Community Magazine

Not Your Fault

By Nina
I wrote yesterday that one of my Tumblr followers committed suicide. My first thoughts were, "What could I have done differently?" "What if I had said X?" "What if I'd messaged her sooner?" While there is always room to evaluate how we act and react and to improve our reactions, this line of thought was not healthy.
Then, I remembered a book I read called Codependent No More by Melody Beattie. In that book, she said that we have to take ownership of our actions, but that we must release any and all responsibility for the actions of others. In all likelihood, nothing I could have said or done differently would have made a difference. And, even if it would have, it was her choice, not mine. She still made the conscious decision.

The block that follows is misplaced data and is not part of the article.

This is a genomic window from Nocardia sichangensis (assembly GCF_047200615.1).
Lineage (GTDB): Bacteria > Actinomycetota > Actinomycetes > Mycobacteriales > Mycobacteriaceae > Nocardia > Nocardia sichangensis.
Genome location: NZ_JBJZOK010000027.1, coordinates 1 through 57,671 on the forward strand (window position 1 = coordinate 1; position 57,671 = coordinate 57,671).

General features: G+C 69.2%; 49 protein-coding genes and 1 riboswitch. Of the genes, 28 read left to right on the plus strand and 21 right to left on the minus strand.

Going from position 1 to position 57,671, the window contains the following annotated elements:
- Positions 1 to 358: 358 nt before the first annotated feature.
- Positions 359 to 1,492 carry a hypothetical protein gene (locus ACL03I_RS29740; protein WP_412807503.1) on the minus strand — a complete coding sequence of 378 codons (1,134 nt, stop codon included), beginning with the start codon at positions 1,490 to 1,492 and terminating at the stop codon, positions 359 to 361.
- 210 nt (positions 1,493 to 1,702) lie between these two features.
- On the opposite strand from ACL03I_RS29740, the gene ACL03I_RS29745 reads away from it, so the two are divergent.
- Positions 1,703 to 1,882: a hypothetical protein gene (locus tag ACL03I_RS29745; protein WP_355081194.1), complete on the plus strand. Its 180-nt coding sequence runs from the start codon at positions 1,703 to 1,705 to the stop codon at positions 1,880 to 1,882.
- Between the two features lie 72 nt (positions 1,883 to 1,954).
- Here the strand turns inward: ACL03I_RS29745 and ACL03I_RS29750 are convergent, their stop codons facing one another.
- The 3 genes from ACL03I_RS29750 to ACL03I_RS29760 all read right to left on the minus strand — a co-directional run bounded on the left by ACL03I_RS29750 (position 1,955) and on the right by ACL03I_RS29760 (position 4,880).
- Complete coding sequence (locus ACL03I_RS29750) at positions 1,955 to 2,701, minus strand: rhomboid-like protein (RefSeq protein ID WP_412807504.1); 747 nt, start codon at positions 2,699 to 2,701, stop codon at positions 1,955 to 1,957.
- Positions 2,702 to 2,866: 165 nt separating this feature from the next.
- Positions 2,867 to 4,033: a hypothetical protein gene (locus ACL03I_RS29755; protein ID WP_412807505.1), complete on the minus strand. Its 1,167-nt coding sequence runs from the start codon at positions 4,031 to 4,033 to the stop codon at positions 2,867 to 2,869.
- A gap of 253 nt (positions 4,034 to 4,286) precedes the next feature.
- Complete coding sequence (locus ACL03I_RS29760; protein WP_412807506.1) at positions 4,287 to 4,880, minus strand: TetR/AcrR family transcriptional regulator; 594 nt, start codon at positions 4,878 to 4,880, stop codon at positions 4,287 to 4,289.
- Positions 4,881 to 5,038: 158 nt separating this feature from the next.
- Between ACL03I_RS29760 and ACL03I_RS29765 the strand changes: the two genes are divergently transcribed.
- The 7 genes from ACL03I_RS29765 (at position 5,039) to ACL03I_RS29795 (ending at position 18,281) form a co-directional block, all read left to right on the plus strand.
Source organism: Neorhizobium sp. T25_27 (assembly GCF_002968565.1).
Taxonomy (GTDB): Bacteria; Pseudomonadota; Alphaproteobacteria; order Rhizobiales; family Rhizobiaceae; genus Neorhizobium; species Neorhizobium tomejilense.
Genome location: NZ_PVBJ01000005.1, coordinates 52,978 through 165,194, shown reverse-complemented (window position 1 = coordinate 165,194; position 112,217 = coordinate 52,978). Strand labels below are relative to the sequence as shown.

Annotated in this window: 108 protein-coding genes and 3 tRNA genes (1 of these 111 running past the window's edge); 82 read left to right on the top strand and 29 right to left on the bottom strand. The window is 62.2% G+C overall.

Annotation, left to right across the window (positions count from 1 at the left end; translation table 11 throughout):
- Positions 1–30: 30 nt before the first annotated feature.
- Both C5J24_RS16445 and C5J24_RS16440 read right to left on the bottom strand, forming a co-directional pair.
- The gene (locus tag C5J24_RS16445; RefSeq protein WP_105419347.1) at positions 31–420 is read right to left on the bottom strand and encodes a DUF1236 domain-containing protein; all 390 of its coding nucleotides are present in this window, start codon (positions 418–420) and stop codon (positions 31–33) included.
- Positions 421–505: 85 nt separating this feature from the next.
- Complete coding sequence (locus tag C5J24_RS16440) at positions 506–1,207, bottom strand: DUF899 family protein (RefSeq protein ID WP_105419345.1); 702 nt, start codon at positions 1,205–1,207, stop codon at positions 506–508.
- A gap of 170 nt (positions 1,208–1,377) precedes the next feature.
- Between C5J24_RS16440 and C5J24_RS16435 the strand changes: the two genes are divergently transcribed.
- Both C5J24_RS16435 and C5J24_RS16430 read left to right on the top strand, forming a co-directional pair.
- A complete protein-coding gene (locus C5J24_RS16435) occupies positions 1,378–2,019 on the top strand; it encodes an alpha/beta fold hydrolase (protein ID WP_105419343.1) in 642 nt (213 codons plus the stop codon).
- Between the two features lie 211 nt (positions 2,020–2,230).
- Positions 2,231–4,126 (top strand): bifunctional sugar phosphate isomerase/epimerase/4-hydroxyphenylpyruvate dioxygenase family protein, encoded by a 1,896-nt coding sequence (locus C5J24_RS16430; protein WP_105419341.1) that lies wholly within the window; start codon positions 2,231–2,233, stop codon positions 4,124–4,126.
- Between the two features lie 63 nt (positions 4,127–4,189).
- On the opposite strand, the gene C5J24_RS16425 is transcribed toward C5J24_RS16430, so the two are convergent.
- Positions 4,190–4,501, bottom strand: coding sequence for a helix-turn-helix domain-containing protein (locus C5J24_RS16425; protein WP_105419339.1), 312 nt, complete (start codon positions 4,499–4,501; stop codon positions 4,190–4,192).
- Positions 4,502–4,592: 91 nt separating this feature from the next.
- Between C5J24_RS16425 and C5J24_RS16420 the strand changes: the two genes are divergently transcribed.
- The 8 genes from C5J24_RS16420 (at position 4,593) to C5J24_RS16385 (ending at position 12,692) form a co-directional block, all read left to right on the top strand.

Particularly if you are feeling responsible for the problems, feelings, or choices of others, check out Codependent No More. I realize it sounds irrelevant to you. It did to me, too. But it has been one of the most practically useful books I've ever encountered.
Still, not taking responsibility for the actions of others does not mean that I do not reflect and thoughtfully change my approach. For example, I've chosen to edit my Tumblr to include suicide, self-injury, eating disorder, and other hotlines. (I'll do the same here soon.)
Repeat after me: How someone else acts is not my fault.
Now, believe it.

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